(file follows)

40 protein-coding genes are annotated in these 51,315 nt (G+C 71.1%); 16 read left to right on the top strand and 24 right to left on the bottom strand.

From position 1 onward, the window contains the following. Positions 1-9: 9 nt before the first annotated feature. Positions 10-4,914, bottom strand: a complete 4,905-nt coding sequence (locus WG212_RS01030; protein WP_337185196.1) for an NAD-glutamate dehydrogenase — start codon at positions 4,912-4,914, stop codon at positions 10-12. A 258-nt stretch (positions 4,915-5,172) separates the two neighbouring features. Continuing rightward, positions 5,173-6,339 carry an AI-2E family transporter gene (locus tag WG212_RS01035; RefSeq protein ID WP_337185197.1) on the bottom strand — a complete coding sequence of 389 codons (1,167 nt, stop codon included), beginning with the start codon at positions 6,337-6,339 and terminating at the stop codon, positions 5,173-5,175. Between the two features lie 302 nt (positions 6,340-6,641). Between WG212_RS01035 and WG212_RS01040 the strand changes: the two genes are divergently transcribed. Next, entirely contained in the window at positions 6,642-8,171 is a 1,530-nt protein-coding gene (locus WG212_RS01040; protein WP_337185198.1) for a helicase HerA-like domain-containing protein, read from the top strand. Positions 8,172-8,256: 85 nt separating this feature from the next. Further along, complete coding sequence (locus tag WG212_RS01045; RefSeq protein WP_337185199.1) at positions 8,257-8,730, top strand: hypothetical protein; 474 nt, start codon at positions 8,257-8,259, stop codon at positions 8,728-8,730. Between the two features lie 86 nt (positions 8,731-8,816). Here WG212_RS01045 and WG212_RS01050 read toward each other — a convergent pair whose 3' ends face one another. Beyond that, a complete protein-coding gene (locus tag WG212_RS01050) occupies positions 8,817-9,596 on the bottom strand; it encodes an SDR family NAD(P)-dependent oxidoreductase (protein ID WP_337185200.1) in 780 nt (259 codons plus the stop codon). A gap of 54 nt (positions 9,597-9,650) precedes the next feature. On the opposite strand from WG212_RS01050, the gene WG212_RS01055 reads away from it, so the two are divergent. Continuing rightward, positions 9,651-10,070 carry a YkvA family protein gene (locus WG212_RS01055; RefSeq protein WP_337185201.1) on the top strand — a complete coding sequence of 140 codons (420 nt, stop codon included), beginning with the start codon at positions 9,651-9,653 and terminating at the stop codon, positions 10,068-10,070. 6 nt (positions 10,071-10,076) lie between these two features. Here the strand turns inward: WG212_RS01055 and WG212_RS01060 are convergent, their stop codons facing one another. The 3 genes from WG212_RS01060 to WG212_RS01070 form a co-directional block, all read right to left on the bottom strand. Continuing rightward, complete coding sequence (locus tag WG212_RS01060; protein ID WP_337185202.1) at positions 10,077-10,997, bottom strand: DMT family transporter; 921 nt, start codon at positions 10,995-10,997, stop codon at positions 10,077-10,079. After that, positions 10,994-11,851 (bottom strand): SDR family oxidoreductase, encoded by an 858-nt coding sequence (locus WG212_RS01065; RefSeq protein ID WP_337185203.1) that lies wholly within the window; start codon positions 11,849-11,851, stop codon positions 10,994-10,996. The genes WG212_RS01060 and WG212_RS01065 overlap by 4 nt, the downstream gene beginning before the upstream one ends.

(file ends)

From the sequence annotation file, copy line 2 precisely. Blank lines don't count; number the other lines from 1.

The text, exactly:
From position 1 onward, the window contains the following. Positions 1-9: 9 nt before the first annotated feature. Positions 10-4,914, bottom strand: a complete 4,905-nt coding sequence (locus WG212_RS01030; protein WP_337185196.1) for an NAD-glutamate dehydrogenase — start codon at positions 4,912-4,914, stop codon at positions 10-12. A 258-nt stretch (positions 4,915-5,172) separates the two neighbouring features. Continuing rightward, positions 5,173-6,339 carry an AI-2E family transporter gene (locus tag WG212_RS01035; RefSeq protein ID WP_337185197.1) on the bottom strand — a complete coding sequence of 389 codons (1,167 nt, stop codon included), beginning with the start codon at positions 6,337-6,339 and terminating at the stop codon, positions 5,173-5,175. Between the two features lie 302 nt (positions 6,340-6,641). Between WG212_RS01035 and WG212_RS01040 the strand changes: the two genes are divergently transcribed. Next, entirely contained in the window at positions 6,642-8,171 is a 1,530-nt protein-coding gene (locus WG212_RS01040; protein WP_337185198.1) for a helicase HerA-like domain-containing protein, read from the top strand. Positions 8,172-8,256: 85 nt separating this feature from the next. Further along, complete coding sequence (locus tag WG212_RS01045; RefSeq protein WP_337185199.1) at positions 8,257-8,730, top strand: hypothetical protein; 474 nt, start codon at positions 8,257-8,259, stop codon at positions 8,728-8,730. Between the two features lie 86 nt (positions 8,731-8,816). Here WG212_RS01045 and WG212_RS01050 read toward each other — a convergent pair whose 3' ends face one another. Beyond that, a complete protein-coding gene (locus tag WG212_RS01050) occupies positions 8,817-9,596 on the bottom strand; it encodes an SDR family NAD(P)-dependent oxidoreductase (protein ID WP_337185200.1) in 780 nt (259 codons plus the stop codon). A gap of 54 nt (positions 9,597-9,650) precedes the next feature. On the opposite strand from WG212_RS01050, the gene WG212_RS01055 reads away from it, so the two are divergent. Continuing rightward, positions 9,651-10,070 carry a YkvA family protein gene (locus WG212_RS01055; RefSeq protein WP_337185201.1) on the top strand — a complete coding sequence of 140 codons (420 nt, stop codon included), beginning with the start codon at positions 9,651-9,653 and terminating at the stop codon, positions 10,068-10,070. 6 nt (positions 10,071-10,076) lie between these two features. Here the strand turns inward: WG212_RS01055 and WG212_RS01060 are convergent, their stop codons facing one another. The 3 genes from WG212_RS01060 to WG212_RS01070 form a co-directional block, all read right to left on the bottom strand. Continuing rightward, complete coding sequence (locus tag WG212_RS01060; protein ID WP_337185202.1) at positions 10,077-10,997, bottom strand: DMT family transporter; 921 nt, start codon at positions 10,995-10,997, stop codon at positions 10,077-10,079. After that, positions 10,994-11,851 (bottom strand): SDR family oxidoreductase, encoded by an 858-nt coding sequence (locus WG212_RS01065; RefSeq protein ID WP_337185203.1) that lies wholly within the window; start codon positions 11,849-11,851, stop codon positions 10,994-10,996. The genes WG212_RS01060 and WG212_RS01065 overlap by 4 nt, the downstream gene beginning before the upstream one ends.